In honor of the upcoming Other Israel Film Festival , Nov. 12-19, 2009 in New York, I have chosen to write about Zahra, a new documentary by Mohammad Bakri (60 minutes, 2009). The film is produced by Carole Zabar who is also the moving force behind Other Israel.
Mohammad Bakri is well-known for his acting roles (Beyond the Walls, Cup Final, Scar, Haifa, The Milky Way, Desperado Square) and for his controversial documentary films (Jenin, Jenin and 1948).
1948 (produced in 1998) deals with complex issues of the Palestinian “Nakba” (arabic word for the Palestinian catastrophe of 1948). The film combines clips from Bakri’s one-man theatrical adaptation of the Israeli Arab author, Emil Habibi's "The Opsimist", with interviews and documentary segments about the events of the Palestinian “Nakba” of 1948. The interviewees talk about the destruction of villages, how people were killed, and what was done in order to force the Palestinians to flee.
The film seeks to explain the main narrative of the Palestinian people. It helps the viewer to understand the great tragedy that they underwent as the state of Israel was established. Certain parts of the film attempt to shatter myths surrounding the events of that time. For example, the Palestinians who are interviewed differ in their interpretation of who was responsible for the departure of the Palestinians from their homes. Some adamantly blame the Arab leaders of the period who themselves fled Palestine and left the local population without leadership, and some blame the Jewish leaders of the time.
In his new film, Zahra, Bakri has chosen a completely different style. Combining the national with the personal -- he provides a personal family story that takes place on the background of the events of 1948.
Zahra is the filmmaker's 80-year-old aunt, a remarkable woman, and the film tells her story of a traditional way of life. Zahra married her cousin Hasan, and in 1948, when she was 19 years old, with her first 2 (out of 10) children, fled to Lebanon. At that time, her husband was imprisoned by the Israeli authorities. Later, Zahra returned to her village, Al Bane, and soon thereafter her husband was released. Over the years, Zahra raised 10 children, almost single-handedly, since her husband died young and she worked picking olives to support them. She tells stories, talks about all the people they knew. We meet her children and see her many grandchildren and great grandchildren.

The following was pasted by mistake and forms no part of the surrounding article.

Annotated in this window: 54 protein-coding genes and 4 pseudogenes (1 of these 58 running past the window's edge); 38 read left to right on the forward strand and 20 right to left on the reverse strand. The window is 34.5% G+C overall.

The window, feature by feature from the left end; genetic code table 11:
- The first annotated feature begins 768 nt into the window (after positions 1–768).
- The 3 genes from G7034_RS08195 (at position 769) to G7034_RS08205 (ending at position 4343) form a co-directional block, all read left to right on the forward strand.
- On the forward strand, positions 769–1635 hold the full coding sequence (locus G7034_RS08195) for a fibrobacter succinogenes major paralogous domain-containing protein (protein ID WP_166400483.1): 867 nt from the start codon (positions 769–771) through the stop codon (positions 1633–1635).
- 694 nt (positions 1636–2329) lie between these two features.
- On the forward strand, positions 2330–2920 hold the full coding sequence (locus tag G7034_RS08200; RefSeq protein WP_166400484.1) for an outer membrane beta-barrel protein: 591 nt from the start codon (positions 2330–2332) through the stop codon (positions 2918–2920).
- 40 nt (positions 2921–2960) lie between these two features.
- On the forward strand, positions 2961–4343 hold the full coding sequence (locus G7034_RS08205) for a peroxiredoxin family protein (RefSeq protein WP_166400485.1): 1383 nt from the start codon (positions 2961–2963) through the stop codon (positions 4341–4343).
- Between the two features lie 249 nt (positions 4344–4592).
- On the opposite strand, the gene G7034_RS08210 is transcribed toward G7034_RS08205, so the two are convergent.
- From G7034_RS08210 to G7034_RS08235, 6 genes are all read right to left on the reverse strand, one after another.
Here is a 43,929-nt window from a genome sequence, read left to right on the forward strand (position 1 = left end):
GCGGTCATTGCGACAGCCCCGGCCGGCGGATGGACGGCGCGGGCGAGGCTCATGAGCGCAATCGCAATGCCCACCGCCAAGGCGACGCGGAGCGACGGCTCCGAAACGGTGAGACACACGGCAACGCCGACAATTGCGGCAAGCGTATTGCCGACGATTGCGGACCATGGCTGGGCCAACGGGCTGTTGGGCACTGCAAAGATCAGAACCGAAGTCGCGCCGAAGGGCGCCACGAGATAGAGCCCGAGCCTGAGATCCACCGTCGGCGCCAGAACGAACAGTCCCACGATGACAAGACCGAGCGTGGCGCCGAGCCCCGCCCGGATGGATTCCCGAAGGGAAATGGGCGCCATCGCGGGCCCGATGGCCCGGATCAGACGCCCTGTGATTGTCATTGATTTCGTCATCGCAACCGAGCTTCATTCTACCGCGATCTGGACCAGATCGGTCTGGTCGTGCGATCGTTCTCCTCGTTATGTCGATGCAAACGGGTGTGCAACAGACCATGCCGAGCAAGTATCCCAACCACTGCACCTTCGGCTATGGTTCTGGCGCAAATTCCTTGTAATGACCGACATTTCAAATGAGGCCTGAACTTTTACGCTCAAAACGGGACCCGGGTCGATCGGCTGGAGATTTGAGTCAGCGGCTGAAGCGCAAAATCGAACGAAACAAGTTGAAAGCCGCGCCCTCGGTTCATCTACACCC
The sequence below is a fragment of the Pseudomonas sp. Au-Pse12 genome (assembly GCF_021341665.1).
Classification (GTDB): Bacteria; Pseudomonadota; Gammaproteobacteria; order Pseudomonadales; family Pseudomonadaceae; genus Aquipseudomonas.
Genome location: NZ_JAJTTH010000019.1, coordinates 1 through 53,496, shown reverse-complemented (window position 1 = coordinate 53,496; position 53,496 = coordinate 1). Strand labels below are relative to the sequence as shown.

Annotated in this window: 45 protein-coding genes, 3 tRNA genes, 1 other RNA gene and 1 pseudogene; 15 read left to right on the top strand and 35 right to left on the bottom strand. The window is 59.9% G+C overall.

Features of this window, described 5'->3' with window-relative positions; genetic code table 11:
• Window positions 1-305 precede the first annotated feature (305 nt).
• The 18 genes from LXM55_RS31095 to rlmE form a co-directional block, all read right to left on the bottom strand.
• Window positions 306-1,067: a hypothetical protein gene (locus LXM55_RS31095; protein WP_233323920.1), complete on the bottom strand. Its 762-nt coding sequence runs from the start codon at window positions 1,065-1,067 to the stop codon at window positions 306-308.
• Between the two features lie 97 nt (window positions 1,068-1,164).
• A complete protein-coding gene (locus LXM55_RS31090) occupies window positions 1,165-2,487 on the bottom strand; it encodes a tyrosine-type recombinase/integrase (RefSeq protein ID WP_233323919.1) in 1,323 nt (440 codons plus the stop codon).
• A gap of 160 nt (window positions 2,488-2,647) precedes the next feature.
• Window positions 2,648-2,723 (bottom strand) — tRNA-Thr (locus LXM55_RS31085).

In a discussion with the filmmaker following a public screening of 1948 sponsored by the Interreligious Coordinating Council in Israel (ICCI), a number of years ago, Mohammad Bakri candidly described himself as a member of the younger generation of Palestinians who does not have personal memories of 1948. Therefore, he expressed optimism that dialogue and coexistence could flourish in the future as the memories fade. Bakri expressed his personal desire that every young Israeli – Jewish and Arab -- would see this film so that they could better understand the pain and suffering of those people who were displaced as the State of Israel was established. When asked by the audience to also deal with the other side of the same coin – that is, what he would show every Palestinian young person -- he expressed a desire for every Palestinian to learn more about the Holocaust, both through film and through literature, in order to better understand Jews. He emphasized that: Only by learning about the most painful chapters in each other’s history can we bridge the gap between us.
Both films – 1948 and Zahra are films created by an artist -- combining poetry, Arab music and songs, and a beautiful cinematic aesthetic. The films are available from Mohammad Bakri: email@example.com